Two phase 3 clinical trials recently published in the New England Journal of Medicine
compared 2 monoclonal antibodies – ipilimumab (Yervoy, Bristol-Myers Squibb) a human IgG1 monoclonal antibody against cytotoxic T-lymphocyte antigen 4 and nivolumab (Opdivo, Bristol-Myers Squibb), a human IgG4 monoclonal antibody against programmed death 1 (PD-1) – in 2 different populations of patients with advanced melanoma.
Melanoma, the most serious form of skin cancer, is characterized by the uncontrolled growth of pigment-producing cells. Melanoma is typically curable if managed in its early stages, but survival rates dramatically drop in its advanced stages. Five-year survival rates for advanced melanoma are about 15 – 20% and 10-year survival rates are in the 10-15% range.
The first study
was a head-to-head comparison between the 2 monoclonal antibodies as adjunct therapy for patients with resected stage IIIB, IIIC, or IV melanoma. The randomized, double-blind, phase 3 trial evaluated patients (≥15 years of age) undergoing complete resection of stage IIIB, IIIC, or IV melanoma received intravenous infusion of either nivolumab ( 3 mg/kg every 2 weeks; n=453) or ipilimumab (10 mg/kg every 3 weeks for 4 doses and then every 12 weeks; n=453).
The patients were treated for up to 1 year or until disease recurrence. The primary end point was recurrence-free survival. Results found that the 12-month rate of recurrence-free survival was 70.5% in the nivolumab group and 60.8% in the ipilimumab group (P
Nimvolumab also had a preferable safety profile. The study observed treatment-related grade 3 or 4 adverse events in 14.4% of the patients in the nivolumab group compared to 45.9% in the ipilimumab group. A staggering 42.6% of patients taking ipilimumab discontinued treatment due to adverse events compared to only 9.7% in the nivolumab group. Two deaths (0.4%) related to toxic effects were reported in the ipilimumab group.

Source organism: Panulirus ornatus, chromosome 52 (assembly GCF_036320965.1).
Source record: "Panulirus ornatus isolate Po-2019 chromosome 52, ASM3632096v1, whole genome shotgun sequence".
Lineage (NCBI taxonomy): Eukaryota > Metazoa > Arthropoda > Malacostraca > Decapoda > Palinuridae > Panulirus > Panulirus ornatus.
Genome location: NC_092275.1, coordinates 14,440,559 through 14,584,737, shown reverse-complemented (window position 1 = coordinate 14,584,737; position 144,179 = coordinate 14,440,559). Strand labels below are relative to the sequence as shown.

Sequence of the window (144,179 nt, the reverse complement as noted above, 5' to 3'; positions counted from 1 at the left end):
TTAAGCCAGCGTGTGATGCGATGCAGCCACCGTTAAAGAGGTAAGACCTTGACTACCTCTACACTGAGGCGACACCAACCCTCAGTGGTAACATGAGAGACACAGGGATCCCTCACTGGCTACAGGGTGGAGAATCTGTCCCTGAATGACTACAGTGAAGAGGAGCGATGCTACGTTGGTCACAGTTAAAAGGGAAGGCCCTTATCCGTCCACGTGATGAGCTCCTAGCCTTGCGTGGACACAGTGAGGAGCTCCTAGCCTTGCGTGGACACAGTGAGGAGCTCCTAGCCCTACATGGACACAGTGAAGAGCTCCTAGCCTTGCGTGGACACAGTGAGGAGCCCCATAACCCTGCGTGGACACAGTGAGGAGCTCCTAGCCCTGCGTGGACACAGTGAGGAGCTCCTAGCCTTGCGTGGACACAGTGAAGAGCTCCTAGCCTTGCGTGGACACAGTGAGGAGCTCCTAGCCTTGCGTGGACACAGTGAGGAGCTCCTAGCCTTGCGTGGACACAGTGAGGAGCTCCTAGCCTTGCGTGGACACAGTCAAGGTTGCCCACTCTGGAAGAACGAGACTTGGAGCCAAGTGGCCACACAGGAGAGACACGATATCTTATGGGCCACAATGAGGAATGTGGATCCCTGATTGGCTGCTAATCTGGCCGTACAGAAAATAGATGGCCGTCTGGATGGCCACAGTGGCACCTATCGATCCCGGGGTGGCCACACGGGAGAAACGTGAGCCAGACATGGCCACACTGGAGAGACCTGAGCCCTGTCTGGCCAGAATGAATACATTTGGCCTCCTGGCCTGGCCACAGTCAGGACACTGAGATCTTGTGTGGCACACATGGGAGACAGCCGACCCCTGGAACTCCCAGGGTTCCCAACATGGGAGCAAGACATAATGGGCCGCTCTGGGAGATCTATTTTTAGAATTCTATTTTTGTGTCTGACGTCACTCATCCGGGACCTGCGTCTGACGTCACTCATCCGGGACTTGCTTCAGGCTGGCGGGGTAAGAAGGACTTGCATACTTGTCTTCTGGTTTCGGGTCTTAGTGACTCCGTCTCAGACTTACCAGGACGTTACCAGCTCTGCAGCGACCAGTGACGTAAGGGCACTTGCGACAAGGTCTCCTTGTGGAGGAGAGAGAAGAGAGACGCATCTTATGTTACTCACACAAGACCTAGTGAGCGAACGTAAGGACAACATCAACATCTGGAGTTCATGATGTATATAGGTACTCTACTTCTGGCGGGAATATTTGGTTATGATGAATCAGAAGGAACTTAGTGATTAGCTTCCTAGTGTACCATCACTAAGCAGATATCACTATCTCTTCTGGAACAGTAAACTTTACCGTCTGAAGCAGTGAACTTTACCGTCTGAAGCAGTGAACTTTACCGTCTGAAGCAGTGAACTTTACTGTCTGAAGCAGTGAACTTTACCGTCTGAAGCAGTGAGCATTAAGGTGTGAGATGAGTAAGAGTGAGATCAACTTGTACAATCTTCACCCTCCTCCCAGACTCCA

A second study
conducted by Jeffrey Wolchok, M.D., Ph.D. and colleagues indicates nivolumab also performs much more successfully as a first-line treatment in advanced melanoma in comparison to ipimumab, confirmining that combining the 2 drugs would be most effective.
In the double-blind, phase 3 study, patients with untreated stage III or IV melanoma with known BRAF
V600 mutation status were randomized to receive nivolumab-plus-ipilimumab (n-314), nivolumab (n=316), and ipilimumab (n=315). Dosing was the same as stated in the other study.
Primary endpoints were overall survial and progression-free survival.
The study observed that median overall survival had not been reached in the nivolumab-plus-ipilimumab group. In the imilimumab group, overall survival was 37.6 months compared with 19.9 months in the ipilimumab group.
The median progression-free survival was 11.5 months in the nivolumab-plus-ipilimumab group. 6.9 months in the nivolumab group, and 2.9 months in the ipilimumab group.
Serious treatment-related adverse events (AEs) were reported in 59% of the patients in the nivolumab-plus-ipilimumab group, 21% in the nivolumab group, and 28% in the ipilimumab group.
All 3 treatments – ipimilumab, nivolumab, and the combination ipimulumab plus nivolumab – are approved orphan drug treatments for patients with advanced melamona.
Weber J, Mandala M, Del Vecchio M, et al. Adjuvant Nivolumab versus Ipilimumab in Resected Stage III or IV Melanoma. New Engl J Med.
Published online September 10, 2017. DOI: 10.1056/NEJMoa1709030
Wolchok JD, Chiarion-Sileni V, Gonzalez R, et al. Overall survival with combined nivolumab and ipilimumab in advanced melanoma. New Engl J Med
. Published online September 11, 2017. DOI: 10.1056/NEJMoa1709684
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